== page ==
UK envoy: My gov’t will amend universal jurisdiction

"We cannot accept a situation where Israeli politicians feel unable to visit Britain,” Gould tells Tel Aviv crowd.

November 18, 2010 03:33
2 minute read.
British Ambassador to Israel Matthew Gould.

311_UK ambassador Gould. (photo credit: Courtesy of British Embassy )

British Ambassador Matthew Gould told the annual Balfour Dinner that he sees no contradiction between being a British Jew and representing the United Kingdom as ambassador to the State of Israel.

He explained that his appointment was met with some “suspicion, both from some of Israel’s most fervent supporters, and from some of her detractors” and that he has been accused of “dual loyalty.”

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But, the ambassador told a packed ballroom at the Hilton Hotel in Tel Aviv, there is no conflict between his loyalty to Britain and his love for Israel: His identity as a proud Jew does not detract from his loyalty as a British citizen.

The ambassador explained: “Britain is my country. I am a loyal British subject. I love my country, I take pride in its history, I am moved by its values, and I cry with its football fans every four years... And as a British Jew, I love Israel. I want to see Israel live in security, and prosperity, at peace with its neighbors, and respected in the world.

“I take pride in Israel’s achievements, I grieve for its lost children, and I yearn for the day when Gilad Schalit is returned to his parents. And there is no contradiction between the two.

“How can I be so confident? Because if I am wrong, my job here as the first Jew to be British ambassador to Israel would be impossible. As a British Jew, sent to the State of Israel to represent my country, I am a personification of this issue.”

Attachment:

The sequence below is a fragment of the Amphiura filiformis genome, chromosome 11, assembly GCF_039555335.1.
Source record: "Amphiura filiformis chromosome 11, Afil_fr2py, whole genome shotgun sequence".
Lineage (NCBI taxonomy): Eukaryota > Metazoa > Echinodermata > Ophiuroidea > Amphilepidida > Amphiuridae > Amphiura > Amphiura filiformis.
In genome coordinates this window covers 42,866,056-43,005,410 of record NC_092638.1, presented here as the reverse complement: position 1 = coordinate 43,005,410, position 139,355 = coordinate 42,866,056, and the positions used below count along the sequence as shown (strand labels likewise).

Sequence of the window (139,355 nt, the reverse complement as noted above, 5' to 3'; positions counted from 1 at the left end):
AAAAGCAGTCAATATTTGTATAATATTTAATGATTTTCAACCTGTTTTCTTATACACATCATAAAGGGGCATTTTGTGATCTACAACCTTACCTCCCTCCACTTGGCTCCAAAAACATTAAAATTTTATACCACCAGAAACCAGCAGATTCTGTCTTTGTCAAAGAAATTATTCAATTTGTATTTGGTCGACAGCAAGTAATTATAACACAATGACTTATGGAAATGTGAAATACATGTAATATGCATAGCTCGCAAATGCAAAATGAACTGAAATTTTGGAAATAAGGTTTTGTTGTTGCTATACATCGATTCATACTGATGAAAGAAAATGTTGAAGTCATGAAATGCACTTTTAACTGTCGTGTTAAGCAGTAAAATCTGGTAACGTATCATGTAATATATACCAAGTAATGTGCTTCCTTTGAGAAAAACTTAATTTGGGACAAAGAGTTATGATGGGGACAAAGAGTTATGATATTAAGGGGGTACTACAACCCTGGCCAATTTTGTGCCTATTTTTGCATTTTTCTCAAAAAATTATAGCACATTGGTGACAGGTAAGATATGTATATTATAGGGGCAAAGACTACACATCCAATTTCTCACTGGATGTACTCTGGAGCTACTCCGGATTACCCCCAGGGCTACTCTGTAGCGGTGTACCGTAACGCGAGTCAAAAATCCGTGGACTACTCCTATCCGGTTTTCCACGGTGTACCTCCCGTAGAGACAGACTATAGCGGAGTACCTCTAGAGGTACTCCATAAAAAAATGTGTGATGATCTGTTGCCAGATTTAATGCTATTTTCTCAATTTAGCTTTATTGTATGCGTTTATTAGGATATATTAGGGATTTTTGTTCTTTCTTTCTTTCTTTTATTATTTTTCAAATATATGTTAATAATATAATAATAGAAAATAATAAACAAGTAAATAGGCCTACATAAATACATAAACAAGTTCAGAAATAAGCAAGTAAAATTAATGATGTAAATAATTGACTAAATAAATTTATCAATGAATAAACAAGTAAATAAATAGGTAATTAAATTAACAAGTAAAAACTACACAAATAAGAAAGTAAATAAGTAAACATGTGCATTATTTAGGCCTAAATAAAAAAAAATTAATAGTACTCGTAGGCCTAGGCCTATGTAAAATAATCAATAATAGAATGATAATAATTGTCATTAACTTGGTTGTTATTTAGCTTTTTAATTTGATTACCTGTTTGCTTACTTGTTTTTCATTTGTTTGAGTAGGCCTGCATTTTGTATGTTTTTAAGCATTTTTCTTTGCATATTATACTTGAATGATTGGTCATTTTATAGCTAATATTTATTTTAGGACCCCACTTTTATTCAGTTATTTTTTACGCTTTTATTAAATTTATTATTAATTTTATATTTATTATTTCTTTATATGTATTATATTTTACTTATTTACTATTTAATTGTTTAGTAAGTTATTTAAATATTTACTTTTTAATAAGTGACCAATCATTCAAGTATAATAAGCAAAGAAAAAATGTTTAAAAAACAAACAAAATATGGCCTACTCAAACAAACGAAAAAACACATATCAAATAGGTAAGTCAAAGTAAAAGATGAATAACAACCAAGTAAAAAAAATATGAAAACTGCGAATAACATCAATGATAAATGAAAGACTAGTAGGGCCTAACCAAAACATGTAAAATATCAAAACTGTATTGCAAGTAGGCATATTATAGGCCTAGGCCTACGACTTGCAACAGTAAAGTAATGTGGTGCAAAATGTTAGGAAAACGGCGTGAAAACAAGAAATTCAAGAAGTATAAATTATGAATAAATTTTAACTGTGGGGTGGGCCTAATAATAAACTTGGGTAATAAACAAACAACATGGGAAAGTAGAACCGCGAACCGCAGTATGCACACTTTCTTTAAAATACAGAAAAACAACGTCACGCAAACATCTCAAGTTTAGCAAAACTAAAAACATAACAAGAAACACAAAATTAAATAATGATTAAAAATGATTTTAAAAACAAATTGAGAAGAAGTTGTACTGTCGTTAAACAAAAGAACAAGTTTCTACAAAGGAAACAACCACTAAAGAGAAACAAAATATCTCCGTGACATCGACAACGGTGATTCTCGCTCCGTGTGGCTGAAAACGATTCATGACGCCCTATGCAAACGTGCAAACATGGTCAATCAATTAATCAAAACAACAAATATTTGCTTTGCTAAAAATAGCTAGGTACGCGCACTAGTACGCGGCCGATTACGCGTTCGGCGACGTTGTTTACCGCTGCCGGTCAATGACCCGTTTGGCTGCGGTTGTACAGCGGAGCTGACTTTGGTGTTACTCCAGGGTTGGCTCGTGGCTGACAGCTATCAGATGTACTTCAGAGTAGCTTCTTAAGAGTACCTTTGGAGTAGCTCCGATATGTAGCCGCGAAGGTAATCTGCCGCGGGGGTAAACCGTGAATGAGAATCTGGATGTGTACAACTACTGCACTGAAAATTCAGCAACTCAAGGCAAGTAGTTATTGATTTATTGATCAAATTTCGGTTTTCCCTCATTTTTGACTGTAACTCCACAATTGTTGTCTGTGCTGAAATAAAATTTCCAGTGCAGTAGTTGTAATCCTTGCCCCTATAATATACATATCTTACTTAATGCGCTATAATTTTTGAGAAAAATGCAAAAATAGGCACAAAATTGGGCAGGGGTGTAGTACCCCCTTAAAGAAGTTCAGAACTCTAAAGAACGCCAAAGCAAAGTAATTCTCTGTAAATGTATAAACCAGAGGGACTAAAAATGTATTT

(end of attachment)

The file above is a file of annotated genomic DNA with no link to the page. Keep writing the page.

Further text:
Gould stressed that he represents “a government that is firm in its friendship for Israel. A prime minister and foreign secretary who have instructed me to build the best and most positive relationship I can between our countries, where our relationship is about the things we do together rather than just the things on which we disagree. A government that will not compromise in her support for Israel’s security and legitimacy.

A government that wants Israel to enjoy the lasting security that will only come with peace and a two-state solution, that knows lasting peace will require what Ariel Sharon called ‘painful concessions’ on both sides, and which is determined to walk with Israel as Israel takes the difficult steps down the path to peace.”

As an example of the strength of this friendship and the British government’s commitment to Israel, Gould announced that “we will very shortly table the legislation to amend the legal anomaly around universal jurisdiction,” as we cannot accept a situation where Israeli politicians feel unable to visit Britain.”

He added that he knows that “the best service I can do my country is also the best service I can do Israel, which is to report back to my prime minister and foreign secretary as objectively and insightfully as I can. I need to help Britain really understand Israel, and see Israel clearly.”

The event was organized by the Israel- Britain Commonwealth Association.

Minister for Minority Affairs Avishay Braverman gave the Israeli keynote speech this year.

Gould said that his agenda for his four-year stint in Israel is “long, and ambitious, and immensely positive.”

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